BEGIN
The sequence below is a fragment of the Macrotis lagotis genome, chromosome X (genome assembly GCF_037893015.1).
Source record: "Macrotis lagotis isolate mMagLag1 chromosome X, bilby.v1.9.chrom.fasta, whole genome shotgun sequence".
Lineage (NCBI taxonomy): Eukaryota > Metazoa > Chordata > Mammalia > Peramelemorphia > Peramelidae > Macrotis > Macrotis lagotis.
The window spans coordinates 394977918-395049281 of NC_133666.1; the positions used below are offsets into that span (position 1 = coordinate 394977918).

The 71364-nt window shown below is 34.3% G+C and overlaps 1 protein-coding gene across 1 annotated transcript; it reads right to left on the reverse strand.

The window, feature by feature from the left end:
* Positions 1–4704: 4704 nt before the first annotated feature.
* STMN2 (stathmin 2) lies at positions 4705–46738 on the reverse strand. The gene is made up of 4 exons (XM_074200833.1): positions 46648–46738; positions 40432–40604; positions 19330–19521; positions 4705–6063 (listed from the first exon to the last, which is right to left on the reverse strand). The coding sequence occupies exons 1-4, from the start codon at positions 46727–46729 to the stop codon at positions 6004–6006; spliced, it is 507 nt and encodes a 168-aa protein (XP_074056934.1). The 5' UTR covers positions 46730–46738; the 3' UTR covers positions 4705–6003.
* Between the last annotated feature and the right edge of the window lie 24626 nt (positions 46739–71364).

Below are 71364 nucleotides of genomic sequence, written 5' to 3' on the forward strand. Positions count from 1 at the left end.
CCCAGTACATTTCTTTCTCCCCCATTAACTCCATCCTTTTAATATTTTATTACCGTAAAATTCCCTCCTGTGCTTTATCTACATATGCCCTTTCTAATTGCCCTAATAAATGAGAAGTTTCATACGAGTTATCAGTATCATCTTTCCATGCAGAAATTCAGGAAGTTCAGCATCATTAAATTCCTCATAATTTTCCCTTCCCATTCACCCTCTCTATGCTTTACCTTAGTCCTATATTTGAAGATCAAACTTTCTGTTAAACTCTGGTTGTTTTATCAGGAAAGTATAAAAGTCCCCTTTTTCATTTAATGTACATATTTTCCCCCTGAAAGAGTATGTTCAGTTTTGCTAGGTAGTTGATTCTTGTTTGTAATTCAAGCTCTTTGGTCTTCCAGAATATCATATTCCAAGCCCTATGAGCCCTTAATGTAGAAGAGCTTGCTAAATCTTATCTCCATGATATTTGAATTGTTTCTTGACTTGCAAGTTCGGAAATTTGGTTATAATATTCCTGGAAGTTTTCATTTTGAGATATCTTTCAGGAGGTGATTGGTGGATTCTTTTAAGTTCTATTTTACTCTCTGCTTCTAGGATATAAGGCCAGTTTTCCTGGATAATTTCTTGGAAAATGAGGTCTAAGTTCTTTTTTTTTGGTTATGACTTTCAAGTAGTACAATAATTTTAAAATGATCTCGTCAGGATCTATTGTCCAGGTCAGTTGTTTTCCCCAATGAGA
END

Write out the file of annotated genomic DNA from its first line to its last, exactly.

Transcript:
The sequence below is a fragment of the Macrotis lagotis genome, chromosome X (genome assembly GCF_037893015.1).
Source record: "Macrotis lagotis isolate mMagLag1 chromosome X, bilby.v1.9.chrom.fasta, whole genome shotgun sequence".
Lineage (NCBI taxonomy): Eukaryota > Metazoa > Chordata > Mammalia > Peramelemorphia > Peramelidae > Macrotis > Macrotis lagotis.
The window spans coordinates 394977918-395049281 of NC_133666.1; the positions used below are offsets into that span (position 1 = coordinate 394977918).

The 71364-nt window shown below is 34.3% G+C and overlaps 1 protein-coding gene across 1 annotated transcript; it reads right to left on the reverse strand.

The window, feature by feature from the left end:
* Positions 1–4704: 4704 nt before the first annotated feature.
* STMN2 (stathmin 2) lies at positions 4705–46738 on the reverse strand. The gene is made up of 4 exons (XM_074200833.1): positions 46648–46738; positions 40432–40604; positions 19330–19521; positions 4705–6063 (listed from the first exon to the last, which is right to left on the reverse strand). The coding sequence occupies exons 1-4, from the start codon at positions 46727–46729 to the stop codon at positions 6004–6006; spliced, it is 507 nt and encodes a 168-aa protein (XP_074056934.1). The 5' UTR covers positions 46730–46738; the 3' UTR covers positions 4705–6003.
* Between the last annotated feature and the right edge of the window lie 24626 nt (positions 46739–71364).

Below are 71364 nucleotides of genomic sequence, written 5' to 3' on the forward strand. Positions count from 1 at the left end.
CCCAGTACATTTCTTTCTCCCCCATTAACTCCATCCTTTTAATATTTTATTACCGTAAAATTCCCTCCTGTGCTTTATCTACATATGCCCTTTCTAATTGCCCTAATAAATGAGAAGTTTCATACGAGTTATCAGTATCATCTTTCCATGCAGAAATTCAGGAAGTTCAGCATCATTAAATTCCTCATAATTTTCCCTTCCCATTCACCCTCTCTATGCTTTACCTTAGTCCTATATTTGAAGATCAAACTTTCTGTTAAACTCTGGTTGTTTTATCAGGAAAGTATAAAAGTCCCCTTTTTCATTTAATGTACATATTTTCCCCCTGAAAGAGTATGTTCAGTTTTGCTAGGTAGTTGATTCTTGTTTGTAATTCAAGCTCTTTGGTCTTCCAGAATATCATATTCCAAGCCCTATGAGCCCTTAATGTAGAAGAGCTTGCTAAATCTTATCTCCATGATATTTGAATTGTTTCTTGACTTGCAAGTTCGGAAATTTGGTTATAATATTCCTGGAAGTTTTCATTTTGAGATATCTTTCAGGAGGTGATTGGTGGATTCTTTTAAGTTCTATTTTACTCTCTGCTTCTAGGATATAAGGCCAGTTTTCCTGGATAATTTCTTGGAAAATGAGGTCTAAGTTCTTTTTTTTTGGTTATGACTTTCAAGTAGTACAATAATTTTAAAATGATCTCGTCAGGATCTATTGTCCAGGTCAGTTGTTTTCCCCAATGAGA